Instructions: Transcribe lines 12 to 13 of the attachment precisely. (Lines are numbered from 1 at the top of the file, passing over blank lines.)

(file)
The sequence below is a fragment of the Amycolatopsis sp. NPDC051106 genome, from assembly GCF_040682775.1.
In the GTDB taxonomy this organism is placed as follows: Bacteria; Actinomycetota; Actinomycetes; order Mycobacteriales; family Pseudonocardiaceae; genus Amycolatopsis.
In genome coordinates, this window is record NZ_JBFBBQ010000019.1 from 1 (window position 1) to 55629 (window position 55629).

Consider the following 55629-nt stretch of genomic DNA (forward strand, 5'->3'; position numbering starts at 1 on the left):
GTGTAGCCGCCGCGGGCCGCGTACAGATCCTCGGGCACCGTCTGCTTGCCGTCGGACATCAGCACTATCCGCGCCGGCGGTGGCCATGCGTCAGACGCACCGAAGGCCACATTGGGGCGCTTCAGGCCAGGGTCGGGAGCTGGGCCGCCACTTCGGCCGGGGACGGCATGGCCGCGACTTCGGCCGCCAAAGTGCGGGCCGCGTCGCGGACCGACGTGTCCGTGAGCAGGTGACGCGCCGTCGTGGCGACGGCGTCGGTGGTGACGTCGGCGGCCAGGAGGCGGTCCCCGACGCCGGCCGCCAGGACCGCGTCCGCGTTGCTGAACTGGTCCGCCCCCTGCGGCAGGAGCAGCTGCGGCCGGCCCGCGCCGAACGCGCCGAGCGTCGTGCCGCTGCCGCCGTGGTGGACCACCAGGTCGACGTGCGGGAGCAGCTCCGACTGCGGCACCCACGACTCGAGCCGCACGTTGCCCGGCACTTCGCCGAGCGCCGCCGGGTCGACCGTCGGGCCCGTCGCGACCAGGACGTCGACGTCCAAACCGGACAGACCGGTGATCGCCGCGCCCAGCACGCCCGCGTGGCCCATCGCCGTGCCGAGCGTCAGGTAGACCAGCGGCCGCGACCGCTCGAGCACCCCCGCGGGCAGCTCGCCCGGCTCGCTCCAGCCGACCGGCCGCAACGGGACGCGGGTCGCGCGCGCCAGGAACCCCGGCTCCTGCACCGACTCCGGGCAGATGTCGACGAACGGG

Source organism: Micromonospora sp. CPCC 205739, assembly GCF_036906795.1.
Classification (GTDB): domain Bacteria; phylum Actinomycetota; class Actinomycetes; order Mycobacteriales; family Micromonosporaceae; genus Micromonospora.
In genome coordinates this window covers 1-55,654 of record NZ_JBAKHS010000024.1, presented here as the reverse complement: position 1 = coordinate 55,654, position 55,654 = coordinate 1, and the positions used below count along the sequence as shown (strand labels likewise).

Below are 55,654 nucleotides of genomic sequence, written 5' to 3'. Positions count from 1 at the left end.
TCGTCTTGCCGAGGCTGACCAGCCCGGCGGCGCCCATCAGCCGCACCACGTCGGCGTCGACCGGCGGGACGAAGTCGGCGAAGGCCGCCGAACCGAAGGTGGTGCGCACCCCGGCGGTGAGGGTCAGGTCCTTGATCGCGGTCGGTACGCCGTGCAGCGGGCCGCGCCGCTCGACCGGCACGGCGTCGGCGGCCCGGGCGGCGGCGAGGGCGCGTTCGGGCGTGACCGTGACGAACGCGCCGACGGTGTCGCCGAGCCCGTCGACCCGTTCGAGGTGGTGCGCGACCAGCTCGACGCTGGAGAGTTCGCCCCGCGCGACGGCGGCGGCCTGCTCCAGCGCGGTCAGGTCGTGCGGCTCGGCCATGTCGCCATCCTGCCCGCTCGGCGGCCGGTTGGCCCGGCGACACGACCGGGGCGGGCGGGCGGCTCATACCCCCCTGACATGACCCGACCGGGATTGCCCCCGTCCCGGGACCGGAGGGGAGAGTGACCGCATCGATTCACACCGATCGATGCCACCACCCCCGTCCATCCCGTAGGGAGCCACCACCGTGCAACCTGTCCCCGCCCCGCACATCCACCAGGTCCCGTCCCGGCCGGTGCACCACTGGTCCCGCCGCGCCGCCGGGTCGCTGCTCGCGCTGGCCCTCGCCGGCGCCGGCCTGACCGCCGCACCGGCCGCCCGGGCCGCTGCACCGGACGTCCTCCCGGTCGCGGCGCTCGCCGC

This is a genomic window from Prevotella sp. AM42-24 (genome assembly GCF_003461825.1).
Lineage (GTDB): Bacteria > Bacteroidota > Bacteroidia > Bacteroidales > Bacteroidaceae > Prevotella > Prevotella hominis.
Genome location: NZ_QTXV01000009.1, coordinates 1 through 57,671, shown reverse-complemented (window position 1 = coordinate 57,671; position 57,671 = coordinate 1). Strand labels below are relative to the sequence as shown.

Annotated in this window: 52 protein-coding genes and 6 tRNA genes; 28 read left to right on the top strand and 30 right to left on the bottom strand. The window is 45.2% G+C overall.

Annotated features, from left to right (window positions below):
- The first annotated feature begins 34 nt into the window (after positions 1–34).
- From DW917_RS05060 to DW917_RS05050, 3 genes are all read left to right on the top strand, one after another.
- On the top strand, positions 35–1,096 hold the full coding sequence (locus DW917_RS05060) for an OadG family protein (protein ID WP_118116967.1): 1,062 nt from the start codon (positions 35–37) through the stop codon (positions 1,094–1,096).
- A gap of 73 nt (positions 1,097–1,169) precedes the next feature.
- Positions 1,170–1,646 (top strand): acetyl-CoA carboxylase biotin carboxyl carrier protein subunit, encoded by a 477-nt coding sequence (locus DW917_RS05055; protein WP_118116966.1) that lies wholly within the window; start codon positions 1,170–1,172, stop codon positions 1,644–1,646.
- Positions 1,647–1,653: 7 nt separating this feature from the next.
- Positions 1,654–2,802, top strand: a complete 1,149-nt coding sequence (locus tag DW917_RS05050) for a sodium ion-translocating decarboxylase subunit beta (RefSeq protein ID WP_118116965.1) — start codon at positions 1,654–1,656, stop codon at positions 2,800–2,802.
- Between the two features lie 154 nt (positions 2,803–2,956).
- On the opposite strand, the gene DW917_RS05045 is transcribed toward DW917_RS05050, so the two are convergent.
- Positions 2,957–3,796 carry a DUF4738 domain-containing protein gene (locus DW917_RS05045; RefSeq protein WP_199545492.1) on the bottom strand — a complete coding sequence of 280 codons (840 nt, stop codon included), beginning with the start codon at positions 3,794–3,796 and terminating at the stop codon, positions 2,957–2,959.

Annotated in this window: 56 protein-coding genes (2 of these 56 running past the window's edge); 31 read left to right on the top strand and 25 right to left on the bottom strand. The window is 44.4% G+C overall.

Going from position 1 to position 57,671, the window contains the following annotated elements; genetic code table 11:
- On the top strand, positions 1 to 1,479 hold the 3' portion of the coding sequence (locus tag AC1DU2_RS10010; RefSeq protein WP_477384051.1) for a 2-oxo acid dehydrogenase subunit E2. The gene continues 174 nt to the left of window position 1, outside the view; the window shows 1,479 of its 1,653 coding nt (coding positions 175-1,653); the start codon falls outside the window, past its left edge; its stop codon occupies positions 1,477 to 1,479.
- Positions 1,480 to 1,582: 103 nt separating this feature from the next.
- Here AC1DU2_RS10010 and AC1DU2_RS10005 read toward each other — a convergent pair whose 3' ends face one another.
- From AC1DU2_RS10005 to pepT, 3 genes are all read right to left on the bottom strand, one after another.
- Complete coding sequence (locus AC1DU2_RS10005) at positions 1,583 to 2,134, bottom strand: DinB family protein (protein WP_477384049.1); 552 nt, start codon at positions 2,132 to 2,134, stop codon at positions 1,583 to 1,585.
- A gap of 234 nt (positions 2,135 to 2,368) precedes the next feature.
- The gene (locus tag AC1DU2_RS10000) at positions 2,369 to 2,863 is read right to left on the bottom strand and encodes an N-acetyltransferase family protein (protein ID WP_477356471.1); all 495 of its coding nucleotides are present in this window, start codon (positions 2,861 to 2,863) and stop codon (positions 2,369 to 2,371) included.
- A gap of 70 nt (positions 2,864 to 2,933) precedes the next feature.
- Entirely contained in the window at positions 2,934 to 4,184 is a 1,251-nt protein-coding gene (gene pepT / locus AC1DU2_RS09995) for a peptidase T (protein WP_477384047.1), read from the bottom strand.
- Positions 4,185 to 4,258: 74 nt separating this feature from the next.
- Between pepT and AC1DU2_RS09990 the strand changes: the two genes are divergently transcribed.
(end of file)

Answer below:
Lineage (GTDB): Bacteria > Bacteroidota > Bacteroidia > Bacteroidales > Bacteroidaceae > Prevotella > Prevotella hominis.
Genome location: NZ_QTXV01000009.1, coordinates 1 through 57,671, shown reverse-complemented (window position 1 = coordinate 57,671; position 57,671 = coordinate 1). Strand labels below are relative to the sequence as shown.